Frequently Asked Questions
1) How does chemical biology differ from a degree in biochemistry?
While training in biochemistry is an essential component to the chemical biology degree, traditional biochemistry focuses more on the molecules themselves. Some biochemistry programs include no biology whatsoever. Lawrence Tech's chemical biology degree places a much larger emphasis on the molecules' biological functions and their roles in sustaining a living organism.
2) How does chemical biology differ from a traditional biology degree?
Traditional biology covers a wide range of topics, including the structures of plant and animal kingdoms, botany, zoology, ecology, animal behavior. Many of these are indeed covered in our introductory biology courses. However, the thrust of Lawrence Tech's advanced training in chemical biology program is the fundamental processes that allow vertebrate animals-especially human beings-to function and thrive. One essential element is the role of molecules in the function of individual cells. Another is their role in the physiology of the larger organism. In a traditional biology program these topics would be considered in a more superficial fashion.
3) How does chemical biology differ from a degree in molecular biology or in molecular and cell biology?
These disciplines have a lot in common. However, molecular biology is almost always taught as a sub-discipline of biology, often at the graduate level. The chemistry training in Lawrence Tech’s chemical biology program is more extensive than in traditional molecular biology programs and prepares a student for graduate work in chemistry and biochemistry as well as in chemical biology. For students with a stronger biology bent, Lawrence Tech has established new Bachelor of Science in Molecular and Cell Biology. In some respects, this new degree is the mirror image of chemical biology: firmly rooted in the biological disciplines but with a heightened focus on the functioning of the cell and a stronger chemistry requirement than in traditional biology programs.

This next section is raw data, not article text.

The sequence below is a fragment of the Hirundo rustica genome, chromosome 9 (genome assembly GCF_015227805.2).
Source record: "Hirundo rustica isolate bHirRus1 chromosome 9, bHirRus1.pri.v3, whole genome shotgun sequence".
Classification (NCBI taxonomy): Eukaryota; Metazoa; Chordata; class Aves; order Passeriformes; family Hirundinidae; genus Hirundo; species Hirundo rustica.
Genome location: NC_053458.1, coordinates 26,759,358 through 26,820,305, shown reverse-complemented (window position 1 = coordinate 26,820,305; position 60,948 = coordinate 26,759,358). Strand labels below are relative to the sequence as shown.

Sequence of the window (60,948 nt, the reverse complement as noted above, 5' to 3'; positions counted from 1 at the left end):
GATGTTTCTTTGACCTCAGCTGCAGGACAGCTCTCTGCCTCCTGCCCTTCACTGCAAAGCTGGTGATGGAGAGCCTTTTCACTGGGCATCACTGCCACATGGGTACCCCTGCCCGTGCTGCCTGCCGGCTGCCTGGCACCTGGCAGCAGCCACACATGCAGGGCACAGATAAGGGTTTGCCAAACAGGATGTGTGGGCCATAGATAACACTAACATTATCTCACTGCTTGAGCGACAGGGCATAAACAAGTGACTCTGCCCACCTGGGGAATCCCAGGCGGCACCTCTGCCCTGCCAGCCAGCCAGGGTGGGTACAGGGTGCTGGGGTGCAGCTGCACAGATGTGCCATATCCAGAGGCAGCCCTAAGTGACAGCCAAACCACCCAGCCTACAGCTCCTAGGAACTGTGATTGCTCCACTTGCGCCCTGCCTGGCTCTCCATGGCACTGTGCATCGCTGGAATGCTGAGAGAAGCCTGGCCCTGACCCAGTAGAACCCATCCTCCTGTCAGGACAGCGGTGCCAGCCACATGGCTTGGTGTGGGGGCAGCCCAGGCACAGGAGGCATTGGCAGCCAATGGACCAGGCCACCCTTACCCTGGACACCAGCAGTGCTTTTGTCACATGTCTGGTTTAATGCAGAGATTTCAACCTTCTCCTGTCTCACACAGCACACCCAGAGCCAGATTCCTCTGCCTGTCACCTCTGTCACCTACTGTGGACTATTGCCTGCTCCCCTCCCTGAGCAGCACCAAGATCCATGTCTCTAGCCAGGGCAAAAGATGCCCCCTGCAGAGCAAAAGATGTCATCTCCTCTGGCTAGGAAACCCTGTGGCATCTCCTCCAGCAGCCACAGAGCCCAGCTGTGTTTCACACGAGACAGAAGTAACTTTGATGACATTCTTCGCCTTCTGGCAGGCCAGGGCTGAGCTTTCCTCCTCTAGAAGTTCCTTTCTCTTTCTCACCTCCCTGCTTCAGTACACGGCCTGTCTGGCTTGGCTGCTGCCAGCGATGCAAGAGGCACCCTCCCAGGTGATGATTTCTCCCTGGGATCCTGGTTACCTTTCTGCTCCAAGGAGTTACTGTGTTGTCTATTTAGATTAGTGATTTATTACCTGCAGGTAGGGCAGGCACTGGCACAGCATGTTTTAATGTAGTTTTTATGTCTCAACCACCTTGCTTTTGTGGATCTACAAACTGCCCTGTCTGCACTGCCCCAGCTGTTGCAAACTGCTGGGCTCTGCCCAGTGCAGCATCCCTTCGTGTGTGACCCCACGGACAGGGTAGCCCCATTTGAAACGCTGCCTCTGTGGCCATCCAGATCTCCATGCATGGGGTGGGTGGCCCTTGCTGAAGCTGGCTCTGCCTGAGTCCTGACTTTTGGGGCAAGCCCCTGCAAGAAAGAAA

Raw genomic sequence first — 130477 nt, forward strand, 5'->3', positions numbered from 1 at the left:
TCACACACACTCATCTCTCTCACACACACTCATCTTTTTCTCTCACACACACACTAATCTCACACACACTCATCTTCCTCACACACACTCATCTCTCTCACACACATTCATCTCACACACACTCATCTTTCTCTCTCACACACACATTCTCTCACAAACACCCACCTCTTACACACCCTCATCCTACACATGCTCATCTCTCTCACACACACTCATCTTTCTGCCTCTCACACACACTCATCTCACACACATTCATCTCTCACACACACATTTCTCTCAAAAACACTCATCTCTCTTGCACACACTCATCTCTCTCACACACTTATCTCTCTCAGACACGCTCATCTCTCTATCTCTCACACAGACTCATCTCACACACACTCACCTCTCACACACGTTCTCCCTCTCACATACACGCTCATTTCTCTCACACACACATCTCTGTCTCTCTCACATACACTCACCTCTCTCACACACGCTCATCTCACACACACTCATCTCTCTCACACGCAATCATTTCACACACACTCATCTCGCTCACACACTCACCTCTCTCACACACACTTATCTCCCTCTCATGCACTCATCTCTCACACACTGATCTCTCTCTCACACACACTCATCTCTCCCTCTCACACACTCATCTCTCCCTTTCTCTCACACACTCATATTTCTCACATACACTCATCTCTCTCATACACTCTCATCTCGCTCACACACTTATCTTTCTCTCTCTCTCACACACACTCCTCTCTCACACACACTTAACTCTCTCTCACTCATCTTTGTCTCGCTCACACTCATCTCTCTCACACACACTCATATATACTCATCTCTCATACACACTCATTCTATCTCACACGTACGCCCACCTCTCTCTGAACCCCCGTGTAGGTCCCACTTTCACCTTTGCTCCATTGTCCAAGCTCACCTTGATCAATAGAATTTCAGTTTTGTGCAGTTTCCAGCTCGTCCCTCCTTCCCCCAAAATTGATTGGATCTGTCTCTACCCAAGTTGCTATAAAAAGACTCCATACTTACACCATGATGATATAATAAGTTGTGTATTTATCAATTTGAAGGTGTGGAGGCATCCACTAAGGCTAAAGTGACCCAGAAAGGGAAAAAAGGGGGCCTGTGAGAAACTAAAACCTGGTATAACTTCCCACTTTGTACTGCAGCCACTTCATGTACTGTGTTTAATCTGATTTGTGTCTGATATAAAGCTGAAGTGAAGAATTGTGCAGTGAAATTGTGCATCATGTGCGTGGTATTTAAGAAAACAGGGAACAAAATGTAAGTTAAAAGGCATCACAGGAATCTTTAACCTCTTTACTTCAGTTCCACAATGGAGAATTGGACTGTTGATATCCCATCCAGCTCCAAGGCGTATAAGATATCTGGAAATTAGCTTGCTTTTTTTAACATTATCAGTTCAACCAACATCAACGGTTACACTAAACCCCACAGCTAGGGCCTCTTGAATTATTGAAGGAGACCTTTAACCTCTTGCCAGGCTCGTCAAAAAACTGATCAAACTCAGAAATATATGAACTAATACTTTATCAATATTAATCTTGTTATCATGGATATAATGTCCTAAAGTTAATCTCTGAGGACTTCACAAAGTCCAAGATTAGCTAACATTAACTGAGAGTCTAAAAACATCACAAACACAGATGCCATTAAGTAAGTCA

4) Do I have to decide which program is right for me in my freshman year?
No. Lawrence Tech's programs in chemical biology and in molecular and cell biology overlap extensively in the first two years. Students can switch majors in either direction as late as the junior year with only a minor reworking of their course schedules. However, the mathematics and physics requirements for chemical biology are somewhat higher than those for molecular and cell biology. Students who are unsure of which major to choose should follow the mathematics and physics sequence for chemical biology until a final decision is made.
5) Are there significant employment opportunities in the biotechnology industry in Michigan?
The industry-education consortium, MichBio, has identified over 542 companies in the State of Michigan with substantial presence in the life sciences and biotechnology areas. Recently, this number has been increasing at a rate of 20 per year. About $2 billion are invested annually in these areas in Michigan. The State of Michigan has recently committed considerable funding to further encourage the growth of biotechnology within its borders. Thus, the prospects for employment upon graduation are high and expected only to get better.